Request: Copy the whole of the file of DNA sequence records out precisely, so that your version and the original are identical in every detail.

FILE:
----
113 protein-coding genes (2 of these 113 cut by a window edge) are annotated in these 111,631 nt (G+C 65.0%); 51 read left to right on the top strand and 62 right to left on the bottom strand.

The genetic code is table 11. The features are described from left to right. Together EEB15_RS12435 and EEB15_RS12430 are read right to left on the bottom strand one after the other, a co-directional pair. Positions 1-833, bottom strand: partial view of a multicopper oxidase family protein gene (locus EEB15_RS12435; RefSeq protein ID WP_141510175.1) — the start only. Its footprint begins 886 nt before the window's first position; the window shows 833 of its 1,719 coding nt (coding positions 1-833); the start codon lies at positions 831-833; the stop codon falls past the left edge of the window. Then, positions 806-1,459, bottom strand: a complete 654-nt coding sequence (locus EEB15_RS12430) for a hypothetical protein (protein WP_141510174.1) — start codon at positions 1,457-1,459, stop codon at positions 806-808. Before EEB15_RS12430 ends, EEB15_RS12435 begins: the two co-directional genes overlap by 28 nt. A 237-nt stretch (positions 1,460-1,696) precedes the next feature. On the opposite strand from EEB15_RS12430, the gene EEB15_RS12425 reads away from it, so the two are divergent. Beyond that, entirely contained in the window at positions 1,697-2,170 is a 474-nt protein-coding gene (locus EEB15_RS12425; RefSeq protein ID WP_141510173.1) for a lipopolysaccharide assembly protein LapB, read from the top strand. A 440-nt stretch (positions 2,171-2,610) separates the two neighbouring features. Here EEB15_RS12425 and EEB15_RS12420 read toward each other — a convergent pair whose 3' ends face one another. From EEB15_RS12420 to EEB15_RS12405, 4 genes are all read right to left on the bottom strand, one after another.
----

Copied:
113 protein-coding genes (2 of these 113 cut by a window edge) are annotated in these 111,631 nt (G+C 65.0%); 51 read left to right on the top strand and 62 right to left on the bottom strand.

The genetic code is table 11. The features are described from left to right. Together EEB15_RS12435 and EEB15_RS12430 are read right to left on the bottom strand one after the other, a co-directional pair. Positions 1-833, bottom strand: partial view of a multicopper oxidase family protein gene (locus EEB15_RS12435; RefSeq protein ID WP_141510175.1) — the start only. Its footprint begins 886 nt before the window's first position; the window shows 833 of its 1,719 coding nt (coding positions 1-833); the start codon lies at positions 831-833; the stop codon falls past the left edge of the window. Then, positions 806-1,459, bottom strand: a complete 654-nt coding sequence (locus EEB15_RS12430) for a hypothetical protein (protein WP_141510174.1) — start codon at positions 1,457-1,459, stop codon at positions 806-808. Before EEB15_RS12430 ends, EEB15_RS12435 begins: the two co-directional genes overlap by 28 nt. A 237-nt stretch (positions 1,460-1,696) precedes the next feature. On the opposite strand from EEB15_RS12430, the gene EEB15_RS12425 reads away from it, so the two are divergent. Beyond that, entirely contained in the window at positions 1,697-2,170 is a 474-nt protein-coding gene (locus EEB15_RS12425; RefSeq protein ID WP_141510173.1) for a lipopolysaccharide assembly protein LapB, read from the top strand. A 440-nt stretch (positions 2,171-2,610) separates the two neighbouring features. Here EEB15_RS12425 and EEB15_RS12420 read toward each other — a convergent pair whose 3' ends face one another. From EEB15_RS12420 to EEB15_RS12405, 4 genes are all read right to left on the bottom strand, one after another.